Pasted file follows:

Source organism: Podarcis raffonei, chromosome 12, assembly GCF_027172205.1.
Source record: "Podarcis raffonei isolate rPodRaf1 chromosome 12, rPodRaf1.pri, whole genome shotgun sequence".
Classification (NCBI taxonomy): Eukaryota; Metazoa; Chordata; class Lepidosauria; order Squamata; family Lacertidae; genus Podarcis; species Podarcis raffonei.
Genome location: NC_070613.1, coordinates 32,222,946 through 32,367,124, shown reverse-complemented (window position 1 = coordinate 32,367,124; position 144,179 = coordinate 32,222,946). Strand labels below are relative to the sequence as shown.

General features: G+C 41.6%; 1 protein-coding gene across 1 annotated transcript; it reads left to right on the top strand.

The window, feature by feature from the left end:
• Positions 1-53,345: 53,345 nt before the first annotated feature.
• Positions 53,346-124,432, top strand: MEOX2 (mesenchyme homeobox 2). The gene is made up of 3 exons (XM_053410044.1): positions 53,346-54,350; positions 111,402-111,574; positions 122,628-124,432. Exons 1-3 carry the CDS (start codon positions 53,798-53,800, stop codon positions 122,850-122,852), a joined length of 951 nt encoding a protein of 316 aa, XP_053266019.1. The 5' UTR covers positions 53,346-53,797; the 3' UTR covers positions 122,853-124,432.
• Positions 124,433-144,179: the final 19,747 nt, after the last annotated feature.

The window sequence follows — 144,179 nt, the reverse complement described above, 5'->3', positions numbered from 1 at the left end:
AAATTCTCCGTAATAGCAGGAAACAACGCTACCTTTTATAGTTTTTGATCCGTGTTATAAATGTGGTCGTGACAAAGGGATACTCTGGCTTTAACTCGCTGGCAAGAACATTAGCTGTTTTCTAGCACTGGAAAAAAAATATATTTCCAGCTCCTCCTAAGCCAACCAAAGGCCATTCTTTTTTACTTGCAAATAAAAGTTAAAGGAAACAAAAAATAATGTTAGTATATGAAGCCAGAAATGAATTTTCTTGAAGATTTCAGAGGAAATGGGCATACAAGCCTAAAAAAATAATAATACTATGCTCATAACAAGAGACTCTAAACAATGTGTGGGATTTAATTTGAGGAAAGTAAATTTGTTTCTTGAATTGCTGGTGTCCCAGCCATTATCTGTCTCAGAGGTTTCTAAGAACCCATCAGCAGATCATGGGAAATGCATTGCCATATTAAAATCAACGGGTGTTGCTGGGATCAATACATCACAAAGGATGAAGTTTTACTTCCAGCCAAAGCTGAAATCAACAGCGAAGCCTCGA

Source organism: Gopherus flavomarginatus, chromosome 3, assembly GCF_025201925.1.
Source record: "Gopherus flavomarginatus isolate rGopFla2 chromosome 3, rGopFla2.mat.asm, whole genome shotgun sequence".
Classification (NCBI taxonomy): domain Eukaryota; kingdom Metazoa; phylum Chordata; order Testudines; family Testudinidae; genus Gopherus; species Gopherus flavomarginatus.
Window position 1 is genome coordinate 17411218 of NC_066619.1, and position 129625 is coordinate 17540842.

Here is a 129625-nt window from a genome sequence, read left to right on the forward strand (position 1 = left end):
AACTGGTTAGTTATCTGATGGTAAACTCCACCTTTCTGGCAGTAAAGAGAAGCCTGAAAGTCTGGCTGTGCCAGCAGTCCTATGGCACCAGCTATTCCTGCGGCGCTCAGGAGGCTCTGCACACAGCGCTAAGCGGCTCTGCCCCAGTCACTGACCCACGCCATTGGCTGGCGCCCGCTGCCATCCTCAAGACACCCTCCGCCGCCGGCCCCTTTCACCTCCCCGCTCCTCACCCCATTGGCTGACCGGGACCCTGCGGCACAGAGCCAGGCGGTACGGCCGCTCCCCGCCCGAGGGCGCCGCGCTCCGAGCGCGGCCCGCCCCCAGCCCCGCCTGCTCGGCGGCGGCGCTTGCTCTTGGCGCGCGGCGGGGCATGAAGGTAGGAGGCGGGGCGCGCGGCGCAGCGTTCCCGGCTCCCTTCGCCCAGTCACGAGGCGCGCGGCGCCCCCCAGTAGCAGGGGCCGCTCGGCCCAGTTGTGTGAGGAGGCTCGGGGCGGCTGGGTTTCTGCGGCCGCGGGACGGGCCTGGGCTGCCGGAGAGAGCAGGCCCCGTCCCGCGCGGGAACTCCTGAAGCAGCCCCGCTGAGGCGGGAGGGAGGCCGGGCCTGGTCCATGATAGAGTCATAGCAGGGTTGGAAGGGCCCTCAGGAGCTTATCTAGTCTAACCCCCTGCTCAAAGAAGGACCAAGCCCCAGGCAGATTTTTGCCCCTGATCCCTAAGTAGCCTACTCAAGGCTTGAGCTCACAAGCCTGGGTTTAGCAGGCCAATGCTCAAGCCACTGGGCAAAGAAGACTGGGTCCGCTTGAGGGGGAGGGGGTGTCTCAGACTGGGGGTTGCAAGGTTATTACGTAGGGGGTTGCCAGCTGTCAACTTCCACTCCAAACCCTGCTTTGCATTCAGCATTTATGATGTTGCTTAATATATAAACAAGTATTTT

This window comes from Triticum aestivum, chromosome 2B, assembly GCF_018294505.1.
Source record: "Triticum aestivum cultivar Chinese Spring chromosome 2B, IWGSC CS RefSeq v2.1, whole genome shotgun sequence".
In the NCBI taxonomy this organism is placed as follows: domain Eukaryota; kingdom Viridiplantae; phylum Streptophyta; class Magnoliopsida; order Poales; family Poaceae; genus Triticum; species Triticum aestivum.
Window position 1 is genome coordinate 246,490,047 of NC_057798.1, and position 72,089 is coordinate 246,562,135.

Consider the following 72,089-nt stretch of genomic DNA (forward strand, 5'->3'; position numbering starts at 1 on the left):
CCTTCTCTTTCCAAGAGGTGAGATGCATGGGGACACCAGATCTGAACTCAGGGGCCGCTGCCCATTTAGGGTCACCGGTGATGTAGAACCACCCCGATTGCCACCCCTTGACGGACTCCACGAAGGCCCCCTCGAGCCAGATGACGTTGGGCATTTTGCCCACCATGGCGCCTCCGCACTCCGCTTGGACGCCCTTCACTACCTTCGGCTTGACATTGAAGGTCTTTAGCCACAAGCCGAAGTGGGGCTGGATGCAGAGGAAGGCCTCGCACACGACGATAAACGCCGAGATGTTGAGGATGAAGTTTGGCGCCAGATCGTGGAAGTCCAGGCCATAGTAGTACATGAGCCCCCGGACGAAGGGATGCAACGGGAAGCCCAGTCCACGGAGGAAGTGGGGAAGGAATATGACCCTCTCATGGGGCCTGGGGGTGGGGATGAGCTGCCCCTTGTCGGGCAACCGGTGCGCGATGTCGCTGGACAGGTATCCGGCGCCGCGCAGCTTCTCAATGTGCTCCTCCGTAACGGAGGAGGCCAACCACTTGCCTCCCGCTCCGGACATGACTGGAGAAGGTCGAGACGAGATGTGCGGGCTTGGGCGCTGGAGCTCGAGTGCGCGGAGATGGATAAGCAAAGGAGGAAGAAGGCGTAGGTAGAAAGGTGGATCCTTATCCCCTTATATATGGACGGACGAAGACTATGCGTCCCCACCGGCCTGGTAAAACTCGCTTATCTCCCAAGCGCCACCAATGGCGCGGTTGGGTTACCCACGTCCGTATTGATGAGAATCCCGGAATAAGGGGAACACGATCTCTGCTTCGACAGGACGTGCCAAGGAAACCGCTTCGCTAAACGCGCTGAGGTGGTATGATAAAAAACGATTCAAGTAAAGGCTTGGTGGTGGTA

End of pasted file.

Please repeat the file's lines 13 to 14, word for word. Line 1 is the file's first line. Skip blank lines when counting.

Source record: "Gopherus flavomarginatus isolate rGopFla2 chromosome 3, rGopFla2.mat.asm, whole genome shotgun sequence".
Classification (NCBI taxonomy): domain Eukaryota; kingdom Metazoa; phylum Chordata; order Testudines; family Testudinidae; genus Gopherus; species Gopherus flavomarginatus.